Joseph Franklin KlattThe La Jolla Lawyer
- Business Law, Legal Malpractice, Civil Rights ...
Joseph F. Klatt is a veteran California litigator with demonstrated expertise representing individual and institutional clients in complex civil litigation matters. He is skilled in handling all facets of litigation, including initiating and planning a case, managing discovery, drafting dispositive motions and briefs, conducting depositions, trying and resolving cases, handling complex writs and appeals, and negotiating significant settlements in high stakes cases. He is recognized for handling complex, unique, and troublesome cases, providing innovative litigation strategies, looking at legal issues from multiple and unorthodox angles, and cost-effectively achieving his clients’ objectives.
Joseph was the Valedictorian of his law school class at the University of the Pacific, McGeorge School of Law, as well as the Editor-in-Chief of the McGeorge Law Review. While in law school he received Witkin awards for achieving the highest marks in over half of his graded units, including Contracts, Torts, Property, Civil Procedure, Constitutional Law, Bioethics, Environmental Law, and Legal Process (Research and Writing). Joseph was voted the Outstanding Graduating Senior by the faculty, and is a member of the Order of the Coif and the Traynor Society. Joseph was a judicial extern for the Honorable Kimberly J. Mueller of the Federal District Court for the Eastern District of California.
Joseph was born and raised in La Jolla, California, and graduated from the University of California at San Diego with a degree in Cognitive Science with a Specialization in Neuroscience.
- University of California - San Francisco
- B.S. | Cognitive Science with a Specialization in Neuroscience
- University of the Pacific, McGeorge School of Law
- Honors: Valedictorian; Witkin awards for the highest marks in Contracts I & II, Torts I & II, Civil Procedure I & II, Constitutional Law I & II, Legal Process I & II (Research & Writing), Bioethics, and Environmental Law; voted Outstanding Graduating Senior by the faculty, and is a member of the Order of the Coif and the Traynor Society.
- Activities: Editor-in-Chief of the McGeorge Law Review
- Founder and Owner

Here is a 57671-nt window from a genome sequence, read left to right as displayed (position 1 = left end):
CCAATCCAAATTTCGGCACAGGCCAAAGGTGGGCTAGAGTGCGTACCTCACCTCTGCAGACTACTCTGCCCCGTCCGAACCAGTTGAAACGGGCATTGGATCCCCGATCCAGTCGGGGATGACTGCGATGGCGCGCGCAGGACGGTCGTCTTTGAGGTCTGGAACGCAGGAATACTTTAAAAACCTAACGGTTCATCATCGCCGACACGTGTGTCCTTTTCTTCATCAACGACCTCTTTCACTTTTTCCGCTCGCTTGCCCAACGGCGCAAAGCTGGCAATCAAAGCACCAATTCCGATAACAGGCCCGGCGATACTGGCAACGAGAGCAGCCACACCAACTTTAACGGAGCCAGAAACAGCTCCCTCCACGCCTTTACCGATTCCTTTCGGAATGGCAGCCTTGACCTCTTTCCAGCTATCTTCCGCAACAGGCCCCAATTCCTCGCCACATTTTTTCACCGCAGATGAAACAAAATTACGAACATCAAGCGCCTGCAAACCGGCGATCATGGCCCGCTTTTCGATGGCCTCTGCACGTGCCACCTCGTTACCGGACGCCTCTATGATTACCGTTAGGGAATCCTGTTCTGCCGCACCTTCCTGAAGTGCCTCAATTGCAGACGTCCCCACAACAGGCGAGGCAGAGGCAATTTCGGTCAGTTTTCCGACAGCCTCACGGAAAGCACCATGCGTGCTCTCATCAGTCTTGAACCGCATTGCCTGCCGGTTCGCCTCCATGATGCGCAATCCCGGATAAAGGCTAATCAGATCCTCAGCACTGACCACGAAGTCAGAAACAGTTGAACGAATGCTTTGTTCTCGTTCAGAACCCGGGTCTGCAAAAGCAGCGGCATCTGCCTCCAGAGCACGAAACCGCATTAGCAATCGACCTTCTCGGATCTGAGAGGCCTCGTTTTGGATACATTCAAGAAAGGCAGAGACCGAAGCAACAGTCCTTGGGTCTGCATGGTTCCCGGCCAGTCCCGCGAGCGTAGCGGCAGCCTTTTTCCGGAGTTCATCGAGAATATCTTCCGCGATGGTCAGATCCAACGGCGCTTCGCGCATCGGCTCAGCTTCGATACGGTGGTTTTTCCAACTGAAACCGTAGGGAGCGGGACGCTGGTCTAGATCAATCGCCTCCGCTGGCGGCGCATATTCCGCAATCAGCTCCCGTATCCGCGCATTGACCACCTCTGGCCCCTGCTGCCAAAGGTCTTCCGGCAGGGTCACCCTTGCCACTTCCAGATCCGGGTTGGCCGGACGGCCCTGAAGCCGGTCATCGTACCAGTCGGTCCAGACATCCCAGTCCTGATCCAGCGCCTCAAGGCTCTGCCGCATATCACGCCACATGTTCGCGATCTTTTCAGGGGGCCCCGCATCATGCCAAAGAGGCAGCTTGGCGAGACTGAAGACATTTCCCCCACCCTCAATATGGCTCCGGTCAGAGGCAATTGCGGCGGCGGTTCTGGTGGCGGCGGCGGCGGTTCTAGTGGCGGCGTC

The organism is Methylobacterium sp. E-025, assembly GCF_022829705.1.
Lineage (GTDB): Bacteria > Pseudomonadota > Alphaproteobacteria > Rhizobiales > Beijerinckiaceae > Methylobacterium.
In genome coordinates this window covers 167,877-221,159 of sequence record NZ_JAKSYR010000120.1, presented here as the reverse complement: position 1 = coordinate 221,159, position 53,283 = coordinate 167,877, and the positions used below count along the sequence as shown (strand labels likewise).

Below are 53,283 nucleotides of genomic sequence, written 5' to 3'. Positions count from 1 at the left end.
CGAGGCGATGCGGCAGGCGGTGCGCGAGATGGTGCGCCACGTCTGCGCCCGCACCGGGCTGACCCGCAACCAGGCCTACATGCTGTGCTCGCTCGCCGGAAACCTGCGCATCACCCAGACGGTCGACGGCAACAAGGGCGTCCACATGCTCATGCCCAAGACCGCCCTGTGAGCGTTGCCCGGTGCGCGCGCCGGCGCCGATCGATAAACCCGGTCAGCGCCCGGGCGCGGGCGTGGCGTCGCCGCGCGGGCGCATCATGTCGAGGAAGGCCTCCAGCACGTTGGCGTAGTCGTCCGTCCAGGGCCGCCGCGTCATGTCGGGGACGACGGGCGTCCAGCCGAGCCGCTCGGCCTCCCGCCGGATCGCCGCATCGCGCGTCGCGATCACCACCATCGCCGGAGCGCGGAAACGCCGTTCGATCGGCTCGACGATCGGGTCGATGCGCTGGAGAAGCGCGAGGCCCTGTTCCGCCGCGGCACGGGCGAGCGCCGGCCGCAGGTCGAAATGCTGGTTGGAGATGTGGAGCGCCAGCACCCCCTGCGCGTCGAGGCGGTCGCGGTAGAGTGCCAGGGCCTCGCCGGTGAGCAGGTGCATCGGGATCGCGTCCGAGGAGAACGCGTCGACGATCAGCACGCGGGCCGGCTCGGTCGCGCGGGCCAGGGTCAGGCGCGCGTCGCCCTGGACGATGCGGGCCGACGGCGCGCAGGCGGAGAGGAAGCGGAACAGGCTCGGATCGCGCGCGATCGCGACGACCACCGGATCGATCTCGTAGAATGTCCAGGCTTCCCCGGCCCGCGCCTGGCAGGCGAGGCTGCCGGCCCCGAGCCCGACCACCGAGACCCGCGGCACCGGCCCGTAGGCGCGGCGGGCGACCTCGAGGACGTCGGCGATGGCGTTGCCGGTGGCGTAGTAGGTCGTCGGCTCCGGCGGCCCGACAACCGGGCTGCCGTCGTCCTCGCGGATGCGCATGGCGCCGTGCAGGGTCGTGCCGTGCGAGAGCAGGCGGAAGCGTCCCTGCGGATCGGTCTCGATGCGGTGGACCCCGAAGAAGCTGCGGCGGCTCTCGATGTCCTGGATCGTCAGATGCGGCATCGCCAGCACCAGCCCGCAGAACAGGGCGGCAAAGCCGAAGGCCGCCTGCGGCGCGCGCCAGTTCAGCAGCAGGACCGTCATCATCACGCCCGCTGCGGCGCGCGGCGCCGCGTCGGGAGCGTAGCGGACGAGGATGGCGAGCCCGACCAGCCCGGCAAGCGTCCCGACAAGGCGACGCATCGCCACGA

- The Law Office of Joseph F. Klatt
- California State Bar  # 258110
- - Current
- State Bar of California
- ID Number: 258110
30 minute free consultation. Additional consultation fees are waived for consults who sign with the firm.
- Business Law
- Business Contracts, Business Dissolution, Business Finance, Business Formation, Business Litigation, Franchising, Mergers & Acquisitions, Partnership & Shareholder Disputes
- Legal Malpractice
- Civil Rights
- Americans with Disabilities Act (ADA), Discrimination, Employment, Fair Housing, Police Misconduct, Privacy Law
- Real Estate Law
- Commercial Real Estate, Condominiums, Easements, Eminent Domain, Homeowners Association, Land Use & Zoning, Mortgages, Neighbor Disputes, Residential Real Estate, Water Law
- Appeals & Appellate
- Civil Appeals, Federal Appeals
- Lawsuits and Disputes
- English: Spoken, Written
- Q. Is it common for a plaintiff to lose a case when the defendants nor their attorneys appear for a scheduled demurrer.
- A: The Plaintiff likely did not show up because there was no opposition. It is also likely that the Court had made a tentative ruling. In most jurisdictions, if no one calls to contest the tentative, and notifies the court and opposing counsel of its intent to appear, then the tentative becomes final without argument. My guess is the Defendant did not call for a hearing or file a demurrer, and the Plaintiff had no reason to know he was supposed to appear, and the Court was obliged to enter the tentative. Tentative ruling and failure to file an opposition aside, failing to appear to a demurrer hearing is covered by California Rule of Court 3.1320(f): "When a demurrer is regularly called for hearing and one of the parties does not appear, the demurrer must be disposed of on the merits at the request of the party appearing unless for good cause the hearing is continued. Failure to appear in support of a special demurrer may be construed by the court as an admission that the demurrer is not meritorious and as a waiver of all grounds thereof. If neither party appears, the demurrer may be disposed of on its merits or dropped from the calendar, to be restored on notice or on terms as the court may deem proper, or the hearing may be continued to such time as the court orders." The Court was obligated to decide the demurrer on the merits if the Defendant demanded it, or to give a continuance. The Court can but does not have to draw an adverse inference against the Plaintiff for not showing up, and apparently it did not, likely because an opposition was not filed. If I were the Plaintiff, I'd move on and get my amendment filed, presuming the Court gave leave to amend.
- Q. What do you do when Plaintiff's are trying to get documents from Defendants website, and they cant get it.?
- A: You need to utilize the discovery process. You do not have to have a trial date set to start discovery. A Plaintiff can start discovery 10 days after the Complaint is served and up until the discovery cutoff date, which is a fixed number of days before trial. No trial date, no cutoff. If the Plaintiff has been fighting for years and not done any discovery, then the Plaintiff is misusing the legal process to his own detriment, and should consider getting an attorney. Any decent civil litigator can discovery started in just a few days.
- Q. How do I get a attorney free for ilegal eviction? Utilities shut off and locks changed.
- A: You likely will not find one for free. You may, however, be able to find one that will take your case on contingency. You want to look for a local tenant's lawyer and ask for a consultation.
- The Law Office of Joseph F. Klatt